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AALTO UNIVERSITY SCHOOL OF CHEMICAL TECHNOLOGY KE Introduction to biorefineries and biofuels. Assignment 4: Algae

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AALTO UNIVERSITY SCHOOL OF CHEMICAL TECHNOLOGY KE Introduction to biorefineries and biofuels Assignment 4: Algae Aino Siirala Assigment submitted 13th Table of contents 1 Types of algae...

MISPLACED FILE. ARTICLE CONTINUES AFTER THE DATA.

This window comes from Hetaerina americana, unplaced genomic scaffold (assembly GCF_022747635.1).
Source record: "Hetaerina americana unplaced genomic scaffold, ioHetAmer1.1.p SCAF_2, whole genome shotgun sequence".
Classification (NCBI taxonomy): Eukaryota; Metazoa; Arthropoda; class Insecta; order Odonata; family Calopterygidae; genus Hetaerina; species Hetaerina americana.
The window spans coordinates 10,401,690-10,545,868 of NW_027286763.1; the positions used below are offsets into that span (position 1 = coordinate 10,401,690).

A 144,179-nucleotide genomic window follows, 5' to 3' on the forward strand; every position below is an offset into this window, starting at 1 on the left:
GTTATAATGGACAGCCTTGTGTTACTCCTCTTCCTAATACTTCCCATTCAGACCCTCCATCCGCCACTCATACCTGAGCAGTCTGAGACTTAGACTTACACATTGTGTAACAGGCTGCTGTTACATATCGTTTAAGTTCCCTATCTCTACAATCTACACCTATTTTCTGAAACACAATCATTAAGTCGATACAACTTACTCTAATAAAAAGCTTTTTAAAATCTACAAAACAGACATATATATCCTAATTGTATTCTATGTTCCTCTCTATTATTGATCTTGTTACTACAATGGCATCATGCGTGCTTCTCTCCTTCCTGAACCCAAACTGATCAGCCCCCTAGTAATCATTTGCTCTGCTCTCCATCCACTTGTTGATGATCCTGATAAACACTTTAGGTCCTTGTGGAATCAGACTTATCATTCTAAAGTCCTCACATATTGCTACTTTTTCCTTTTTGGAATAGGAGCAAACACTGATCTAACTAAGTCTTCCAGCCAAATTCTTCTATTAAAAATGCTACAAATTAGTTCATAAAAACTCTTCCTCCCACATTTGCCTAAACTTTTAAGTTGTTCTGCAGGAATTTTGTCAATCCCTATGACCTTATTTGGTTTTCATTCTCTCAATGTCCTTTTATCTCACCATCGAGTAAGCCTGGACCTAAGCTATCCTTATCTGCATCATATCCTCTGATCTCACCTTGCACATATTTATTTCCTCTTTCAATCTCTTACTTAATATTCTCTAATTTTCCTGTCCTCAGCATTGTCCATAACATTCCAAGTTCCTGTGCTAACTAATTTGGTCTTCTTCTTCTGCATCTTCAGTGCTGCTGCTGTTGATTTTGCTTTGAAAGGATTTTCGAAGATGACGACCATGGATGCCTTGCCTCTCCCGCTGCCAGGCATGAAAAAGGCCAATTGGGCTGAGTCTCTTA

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AALTO UNIVERSITY SCHOOL OF CHEMICAL TECHNOLOGY KE Introduction to biorefineries and biofuels Assignment 4: Algae Aino Siirala Assigment submitted 13th Table of contents 1 Types of algae Algae cultivation and production Open pond systems Closed systems Fermentation Other systems Benefits Problems and challenges The current status and the future of algal biofuels References 1 Types of algae To date, algae are cultivated for food, feed, chemicals, plastics and fertilizers, for instance [1]. Algae produce various oils, long carbon chains, carbonrings and alcohols. All of them can be utilized for biofuel production such as biodiesel and jet fuel. [2] There are tens of thousands of species of algae. It is beneficial for the algae industry as there is a wide range of algae with various properties to choose from. Macroalgae are seaweeds which are used widely in food production. Microalgae, which have gained more research in the biofuel field, include cyanobacteria, green, brown and red algae and many other species. [3] Algae can be classified into autotrophic, heterotrophic and mixotrophic algae. Autotrophic algae (most algae) use photosynthesis to grow. They need sunlight, CO2 and nutrients, such as nitrogen and phosphorus. Heterotrophic algae can grow in the dark by using sugar or starch and mixotrophic algae combine both methods. [4] 2 Algae cultivation and production Algae can be cultivated in many ways. It can use sea-, brackish- or wastewater as a habitat. Macroalgae are normally cultivated in nearshore systems. [4] 2.1 Open pond systems The most common way to cultivate algae is in open pond systems. In the US, they are already used commercially to produce nutritional products and treat wastewater. The shallow ponds are positioned in sunlight to grow autotrophic algae. The system uses water moving devices to keep the algae circulating, [5] 2 A typical way is to harvest a fraction of the pond water every day. The algal biomass in the water is concentrated and processed further. The remaining biomass can be dried and used for animal feeds. [5] 2.2 Closed systems Autotrophic algae can be cultivated also in enclosed photobioreactors. There are various sizes and shapes of these transparent vessels. Some systems use additional artificial light. It is possible to feed the algae with enriched CO2 such as flue gases from power plants or gases from other fossil fuel combustion. The main advantange in a closed system is that unwanted weed algae do not grow easily in the system. [6] 2.3 Fermentation Fermentation is used for cultivating heterotrophic algae which grow in the dark. The algae need sugar or starch to produce oils which can be converted into biofuels. [7] Solarzyme, a San Francisco pioneer company in algae fermentation, has already produced large amounts of biofuel from algae for marine diesel and aviation fuel. [7] 2.4 Other systems Hybrid systems combine open pond systems, closed systems and fermentation [8]. Integrated systems exploit the algae s ability to treat wastewater or polluted air. These algae production systems can be fed with nutrient rich wastewater such as sewage, animal wastes or industrial effluents. [9] Excretion processes could be used for algae, which have been modified to give the useful chemical into the culture. [10] 3 3 Benefits The oils algae produce and store are not the only useful substance for biodiesel industry. It is possible to convert bioethanol from carbohydrates or make biodiesel from hydrocarbons via gasification and fischer-tropsch synthesis. Algal biomass can be combusted for power generation. [11] Algae grow very fast. They can double in less than 24 hours [12] and thus they are more productive than any crop used for energy production. Also, the space algae need is many times smaller compared to the biofuel productivity per hectare of energy crops. CO2 emission sources such as power plants can be used as a CO2 feedstock for algae production. Also, algae can purify wastewaters. [1] Algae do not compete with agriculture as it can be cultivated on wastelands [1]. The dried algal biomass, which is left after exracting the wanted substances, can be pelletized and used as fuel [1]. 4 Problems and challenges Algal biofuel is not at a commercial stage yet, but a lot of research is being done. In the beginning, the costs of constructing the infrastructure and starting commercial production are high. These costs are likely to decrease in time. [13] Research amidst algae genome is now increasing. It is difficult to get the wanted substances such as oils out of the algae cells. The most typical way to extract oils from algae is to harvest it, dry it out and then collect the oil. However, by this method, new algae needs to be grown again and again. [14] Algae gene manipulating has a great potential, but the laws and attitudes in different countries 4 have to be taken into account. There is a threat that the gene manipulated, fast growing algae spread outside the culture. [12] 5 The current status and the future of algal biofuels Currently, algae are cultivated for food, feed and other purposes. Algal fuel production is only diminutive at the moment as a lot of research needs to be done at first. Centre for management technology has projected that the significant commercial production of algal biofuels will start around 2020 [15]. Since 2007, Neste Oil has studied the potential of algae as a feedstock for their NExBTL diesel. The suitable algae species for NExBTL are the ones which store fat. One aspect in their research is to try to increase the fat production of algae. [12] A significant and less costly option for algal biodiesel production could be producing biogas out of algal oils [16]. 6 References [1] Anonymous, All About Algae, 11 October [2] Anonymous, Advanced Biofuels USA, 8. [3] Anonymous, All About Algae, 11. [4] Anonymous, All About Algae, 11. [5] Anonymous, All About Algae, 11 October 2013 [6] Anonymous, All About Algae, 11 [7] Anonymous, All About Algae, 11 October [8] Anonymous, All About Algae, 11 [9] Anonymous, All About Algae, 11 [10] Anonymous, All About Algae, 11 [11] Anonymous, Algae.Tec Ltd, 11. [12] Salonen, J., Levästä tulevaisuuden polttoainetta, Neste Oil, (1 July 2010). [13] Anonymous, Csiro, Transport/biofuel/Algal-biofuel.aspx, 11 [14] Anonymous, Advanced Biofuels USA, 8. [15] Manninen, L., Uusi ja tehokas öljyntuottaja levät, Taloussanomat, (26 April 2011). [16] Manssila, P., VTT: Levistä polttoainetta ensi vuosikymmenellä, YLE Uutiset, (7 June 2012). 6